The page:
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Judge blocks California's ammunition purchase law

April 24 (UPI) -- A federal judge has blocked a California law requiring background checks for ammunition purchases, stating the regulation violates the Second Amendment.

In a strongly worded critique, Judge Roger Benitez in San Diego on Thursday preliminarily enjoined California from enforcing the background check provision of Proposition 63 as it is litigated, stating the new gun control measure is "onerous," "convoluted" and "constitutionally defective."

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"The background check experiment defies common sense while unduly and severely burdening the Second Amendment rights of every responsible, gun-owning citizen desiring to lawfully buy ammunition," he wrote in his 120-page ruling.

The provision was one of several included in Proposition 63, which a majority of Californian voters approved in 2016.

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The plaintiffs -- the California Rifle and Pistol Association, Olympic skeet shooter Kim Rhode and other gun enthusiasts -- filed a motion for a preliminary injunction against the provision after it was rolled out in July 2018, saying it placed "an unconstitutionally excessive burden on law-abiding gun owners with little to no law enforcement value."

Chuck Michel, president and general counsel of the CRPA, called the ruling "a devastating blow to the anti-gun-owner advocates who falsely pushed Prop 63 in the name of safety."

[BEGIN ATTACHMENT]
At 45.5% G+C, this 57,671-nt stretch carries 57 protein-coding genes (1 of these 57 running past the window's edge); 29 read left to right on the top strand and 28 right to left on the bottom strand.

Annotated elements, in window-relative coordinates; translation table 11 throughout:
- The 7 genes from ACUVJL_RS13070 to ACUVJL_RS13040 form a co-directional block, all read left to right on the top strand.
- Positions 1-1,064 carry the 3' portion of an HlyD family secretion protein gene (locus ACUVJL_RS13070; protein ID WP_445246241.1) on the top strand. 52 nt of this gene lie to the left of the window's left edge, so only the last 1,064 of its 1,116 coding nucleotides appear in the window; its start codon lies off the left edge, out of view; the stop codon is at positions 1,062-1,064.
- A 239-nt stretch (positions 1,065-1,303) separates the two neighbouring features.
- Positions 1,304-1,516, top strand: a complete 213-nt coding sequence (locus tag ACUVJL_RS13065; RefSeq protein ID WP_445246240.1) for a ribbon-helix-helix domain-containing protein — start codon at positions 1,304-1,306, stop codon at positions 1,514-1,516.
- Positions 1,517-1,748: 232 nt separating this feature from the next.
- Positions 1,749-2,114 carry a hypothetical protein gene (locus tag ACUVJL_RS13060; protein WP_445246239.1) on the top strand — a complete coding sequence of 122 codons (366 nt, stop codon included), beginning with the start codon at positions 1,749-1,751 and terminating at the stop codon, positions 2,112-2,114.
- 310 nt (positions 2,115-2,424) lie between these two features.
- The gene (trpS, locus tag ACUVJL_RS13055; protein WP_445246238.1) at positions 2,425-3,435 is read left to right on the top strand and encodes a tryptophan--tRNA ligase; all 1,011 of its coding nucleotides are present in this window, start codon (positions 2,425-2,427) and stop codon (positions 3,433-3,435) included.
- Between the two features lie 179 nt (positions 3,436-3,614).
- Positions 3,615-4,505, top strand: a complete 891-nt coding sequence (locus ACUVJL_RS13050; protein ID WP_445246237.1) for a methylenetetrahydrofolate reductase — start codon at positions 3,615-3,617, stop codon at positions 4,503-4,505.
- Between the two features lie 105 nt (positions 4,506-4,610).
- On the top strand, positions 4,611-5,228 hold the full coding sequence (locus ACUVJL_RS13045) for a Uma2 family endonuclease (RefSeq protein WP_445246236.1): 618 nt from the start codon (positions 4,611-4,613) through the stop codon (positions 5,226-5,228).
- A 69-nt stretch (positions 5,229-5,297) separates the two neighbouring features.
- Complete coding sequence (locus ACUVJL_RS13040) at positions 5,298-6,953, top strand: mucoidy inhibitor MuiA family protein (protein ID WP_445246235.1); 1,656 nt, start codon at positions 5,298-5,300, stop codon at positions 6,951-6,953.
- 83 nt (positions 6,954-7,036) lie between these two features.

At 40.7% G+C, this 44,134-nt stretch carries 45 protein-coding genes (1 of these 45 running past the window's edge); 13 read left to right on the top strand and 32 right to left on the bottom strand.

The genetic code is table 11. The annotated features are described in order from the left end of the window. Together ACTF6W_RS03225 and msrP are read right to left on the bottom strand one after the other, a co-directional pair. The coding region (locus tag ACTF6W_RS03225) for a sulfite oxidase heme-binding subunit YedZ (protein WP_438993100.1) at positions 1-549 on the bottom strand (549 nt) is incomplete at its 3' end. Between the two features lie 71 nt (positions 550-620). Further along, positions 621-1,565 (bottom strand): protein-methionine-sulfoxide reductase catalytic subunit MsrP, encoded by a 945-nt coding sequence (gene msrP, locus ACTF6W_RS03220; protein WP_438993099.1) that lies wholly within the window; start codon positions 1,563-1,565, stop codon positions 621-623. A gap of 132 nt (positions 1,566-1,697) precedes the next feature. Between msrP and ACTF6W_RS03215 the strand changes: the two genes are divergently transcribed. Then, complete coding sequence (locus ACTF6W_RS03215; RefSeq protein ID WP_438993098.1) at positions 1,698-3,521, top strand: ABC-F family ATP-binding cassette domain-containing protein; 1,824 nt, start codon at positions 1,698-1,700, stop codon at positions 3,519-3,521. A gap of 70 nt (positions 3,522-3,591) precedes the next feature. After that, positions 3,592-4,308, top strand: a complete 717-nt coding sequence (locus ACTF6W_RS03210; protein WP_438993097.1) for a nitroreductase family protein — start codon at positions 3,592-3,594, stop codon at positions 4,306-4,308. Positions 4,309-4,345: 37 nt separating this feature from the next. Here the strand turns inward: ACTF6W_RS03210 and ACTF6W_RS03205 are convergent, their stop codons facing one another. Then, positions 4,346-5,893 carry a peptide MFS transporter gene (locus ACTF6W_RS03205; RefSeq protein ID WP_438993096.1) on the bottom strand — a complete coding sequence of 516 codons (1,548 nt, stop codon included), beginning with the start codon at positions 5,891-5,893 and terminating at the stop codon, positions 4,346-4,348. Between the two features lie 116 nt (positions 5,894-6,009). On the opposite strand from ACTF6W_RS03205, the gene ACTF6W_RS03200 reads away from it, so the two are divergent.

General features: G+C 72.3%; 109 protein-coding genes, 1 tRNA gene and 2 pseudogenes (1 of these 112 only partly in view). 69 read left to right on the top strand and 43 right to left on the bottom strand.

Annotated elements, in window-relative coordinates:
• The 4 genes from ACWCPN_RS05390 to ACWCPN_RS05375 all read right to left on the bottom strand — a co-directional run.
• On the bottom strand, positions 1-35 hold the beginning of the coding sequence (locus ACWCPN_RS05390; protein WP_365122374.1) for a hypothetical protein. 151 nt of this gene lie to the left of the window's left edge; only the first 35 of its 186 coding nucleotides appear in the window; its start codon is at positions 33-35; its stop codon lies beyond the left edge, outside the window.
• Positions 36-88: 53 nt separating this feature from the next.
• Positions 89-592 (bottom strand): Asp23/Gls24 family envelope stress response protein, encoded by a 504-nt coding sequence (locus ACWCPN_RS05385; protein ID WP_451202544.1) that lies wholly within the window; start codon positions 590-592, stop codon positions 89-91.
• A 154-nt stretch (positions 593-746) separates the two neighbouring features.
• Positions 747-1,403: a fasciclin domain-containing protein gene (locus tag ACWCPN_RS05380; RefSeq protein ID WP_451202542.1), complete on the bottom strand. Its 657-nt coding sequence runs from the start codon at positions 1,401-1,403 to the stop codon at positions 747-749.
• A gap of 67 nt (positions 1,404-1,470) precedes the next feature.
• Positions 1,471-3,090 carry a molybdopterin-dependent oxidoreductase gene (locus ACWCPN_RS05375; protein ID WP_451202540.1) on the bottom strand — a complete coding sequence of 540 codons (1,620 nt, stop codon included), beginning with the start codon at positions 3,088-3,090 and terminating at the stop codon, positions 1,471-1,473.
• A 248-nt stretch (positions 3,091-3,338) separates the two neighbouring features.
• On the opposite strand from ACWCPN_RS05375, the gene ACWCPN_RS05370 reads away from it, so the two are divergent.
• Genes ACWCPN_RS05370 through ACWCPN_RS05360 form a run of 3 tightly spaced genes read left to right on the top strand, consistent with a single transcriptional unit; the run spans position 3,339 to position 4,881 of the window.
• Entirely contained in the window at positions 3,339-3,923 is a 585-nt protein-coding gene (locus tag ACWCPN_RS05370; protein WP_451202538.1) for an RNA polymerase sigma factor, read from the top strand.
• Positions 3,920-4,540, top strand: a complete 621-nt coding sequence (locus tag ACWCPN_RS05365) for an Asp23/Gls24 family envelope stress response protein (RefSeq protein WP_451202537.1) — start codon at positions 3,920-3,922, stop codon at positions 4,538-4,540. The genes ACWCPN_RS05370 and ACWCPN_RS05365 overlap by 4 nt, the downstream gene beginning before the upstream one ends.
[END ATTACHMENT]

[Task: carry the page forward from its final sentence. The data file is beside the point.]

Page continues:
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"In truth, red tape and the state's disastrous database errors made it impossible for hundreds of thousands of law-abiding Californians to purchase ammunition for sport or self-defense," Michel said in a statement. "The court found that the flimsy reasons offered by the government to justify these constitutional infringements were woefully inadequate."

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Non-profit Brady: United Against Gun Violence chastised the court for its decision as "patently wrong."

"An unelected judge has -- temporarily -- deprived Californians of an important public safety law that they want and need, claiming an unprecedented, radical revision of the Second Amendment that is contrary to what the Framers intended, and to basic principles of democracy," Brady President Kris Brown said in a statement, vowing to support the law on appeal.

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